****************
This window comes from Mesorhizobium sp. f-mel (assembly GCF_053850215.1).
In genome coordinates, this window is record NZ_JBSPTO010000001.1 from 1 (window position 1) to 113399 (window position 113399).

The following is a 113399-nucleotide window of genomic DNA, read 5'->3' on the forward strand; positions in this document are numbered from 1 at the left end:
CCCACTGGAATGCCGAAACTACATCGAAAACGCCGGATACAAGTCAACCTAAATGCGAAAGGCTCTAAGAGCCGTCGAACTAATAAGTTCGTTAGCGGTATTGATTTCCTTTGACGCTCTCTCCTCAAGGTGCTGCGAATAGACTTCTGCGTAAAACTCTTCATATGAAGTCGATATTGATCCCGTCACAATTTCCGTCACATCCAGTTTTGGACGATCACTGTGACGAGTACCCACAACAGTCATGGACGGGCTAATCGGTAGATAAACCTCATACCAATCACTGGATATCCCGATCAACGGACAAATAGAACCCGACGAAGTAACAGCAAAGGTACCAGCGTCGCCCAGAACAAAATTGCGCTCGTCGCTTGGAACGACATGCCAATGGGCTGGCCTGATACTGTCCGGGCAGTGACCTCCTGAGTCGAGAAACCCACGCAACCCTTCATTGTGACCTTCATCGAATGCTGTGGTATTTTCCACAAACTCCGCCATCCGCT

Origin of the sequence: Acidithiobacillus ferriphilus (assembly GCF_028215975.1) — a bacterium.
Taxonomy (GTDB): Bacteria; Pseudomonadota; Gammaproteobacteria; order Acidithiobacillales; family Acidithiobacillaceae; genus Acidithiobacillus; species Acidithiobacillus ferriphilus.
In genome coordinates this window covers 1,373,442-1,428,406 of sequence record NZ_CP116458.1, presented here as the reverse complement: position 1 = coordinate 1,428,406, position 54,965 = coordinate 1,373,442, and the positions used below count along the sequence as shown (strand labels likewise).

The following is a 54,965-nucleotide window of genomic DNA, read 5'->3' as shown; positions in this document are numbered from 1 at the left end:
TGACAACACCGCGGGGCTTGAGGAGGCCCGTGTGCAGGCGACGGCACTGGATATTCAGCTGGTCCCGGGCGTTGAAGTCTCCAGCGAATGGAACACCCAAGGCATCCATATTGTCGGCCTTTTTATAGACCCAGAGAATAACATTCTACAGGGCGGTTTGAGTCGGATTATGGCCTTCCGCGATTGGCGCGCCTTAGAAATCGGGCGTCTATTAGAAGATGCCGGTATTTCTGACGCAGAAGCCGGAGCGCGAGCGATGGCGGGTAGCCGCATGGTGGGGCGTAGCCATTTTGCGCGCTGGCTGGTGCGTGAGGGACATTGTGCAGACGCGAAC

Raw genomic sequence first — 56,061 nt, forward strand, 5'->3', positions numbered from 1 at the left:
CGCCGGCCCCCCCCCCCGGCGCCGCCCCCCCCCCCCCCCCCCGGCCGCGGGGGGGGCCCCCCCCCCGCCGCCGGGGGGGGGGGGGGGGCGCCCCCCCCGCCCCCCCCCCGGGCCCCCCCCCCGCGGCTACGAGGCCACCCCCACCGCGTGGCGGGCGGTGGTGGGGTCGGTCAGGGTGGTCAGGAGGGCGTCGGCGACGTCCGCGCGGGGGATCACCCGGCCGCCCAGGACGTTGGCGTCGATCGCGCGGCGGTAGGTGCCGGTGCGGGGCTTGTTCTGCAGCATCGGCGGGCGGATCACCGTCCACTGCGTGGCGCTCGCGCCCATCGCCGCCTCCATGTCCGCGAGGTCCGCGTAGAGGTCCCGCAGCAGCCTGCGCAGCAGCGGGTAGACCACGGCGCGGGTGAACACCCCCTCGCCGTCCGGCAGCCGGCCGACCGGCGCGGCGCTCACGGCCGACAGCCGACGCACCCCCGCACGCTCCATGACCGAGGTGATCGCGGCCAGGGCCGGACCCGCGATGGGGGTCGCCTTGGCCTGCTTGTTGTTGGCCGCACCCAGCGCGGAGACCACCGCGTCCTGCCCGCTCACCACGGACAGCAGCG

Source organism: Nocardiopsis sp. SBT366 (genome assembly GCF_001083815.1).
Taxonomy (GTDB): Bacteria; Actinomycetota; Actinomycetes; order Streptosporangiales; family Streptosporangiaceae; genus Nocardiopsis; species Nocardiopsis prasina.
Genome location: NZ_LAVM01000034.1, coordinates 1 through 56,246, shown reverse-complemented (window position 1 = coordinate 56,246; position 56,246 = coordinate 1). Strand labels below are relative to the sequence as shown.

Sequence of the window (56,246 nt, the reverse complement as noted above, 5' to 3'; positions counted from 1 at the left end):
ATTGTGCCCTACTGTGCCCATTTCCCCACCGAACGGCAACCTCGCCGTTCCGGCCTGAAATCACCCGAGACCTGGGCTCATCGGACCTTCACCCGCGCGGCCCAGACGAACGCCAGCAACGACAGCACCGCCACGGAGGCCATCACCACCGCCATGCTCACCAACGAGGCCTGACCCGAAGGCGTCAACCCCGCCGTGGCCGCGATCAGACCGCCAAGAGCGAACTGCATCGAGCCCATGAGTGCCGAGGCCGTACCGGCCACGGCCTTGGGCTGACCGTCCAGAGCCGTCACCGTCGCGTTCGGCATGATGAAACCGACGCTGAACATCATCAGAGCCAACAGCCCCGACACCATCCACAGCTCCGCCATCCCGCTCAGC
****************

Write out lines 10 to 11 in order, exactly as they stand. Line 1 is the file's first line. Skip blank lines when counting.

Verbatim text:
Raw genomic sequence first — 56,061 nt, forward strand, 5'->3', positions numbered from 1 at the left:
CGCCGGCCCCCCCCCCCGGCGCCGCCCCCCCCCCCCCCCCCCGGCCGCGGGGGGGGCCCCCCCCCCGCCGCCGGGGGGGGGGGGGGGGCGCCCCCCCCGCCCCCCCCCCGGGCCCCCCCCCCGCGGCTACGAGGCCACCCCCACCGCGTGGCGGGCGGTGGTGGGGTCGGTCAGGGTGGTCAGGAGGGCGTCGGCGACGTCCGCGCGGGGGATCACCCGGCCGCCCAGGACGTTGGCGTCGATCGCGCGGCGGTAGGTGCCGGTGCGGGGCTTGTTCTGCAGCATCGGCGGGCGGATCACCGTCCACTGCGTGGCGCTCGCGCCCATCGCCGCCTCCATGTCCGCGAGGTCCGCGTAGAGGTCCCGCAGCAGCCTGCGCAGCAGCGGGTAGACCACGGCGCGGGTGAACACCCCCTCGCCGTCCGGCAGCCGGCCGACCGGCGCGGCGCTCACGGCCGACAGCCGACGCACCCCCGCACGCTCCATGACCGAGGTGATCGCGGCCAGGGCCGGACCCGCGATGGGGGTCGCCTTGGCCTGCTTGTTGTTGGCCGCACCCAGCGCGGAGACCACCGCGTCCTGCCCGCTCACCACGGACAGCAGCG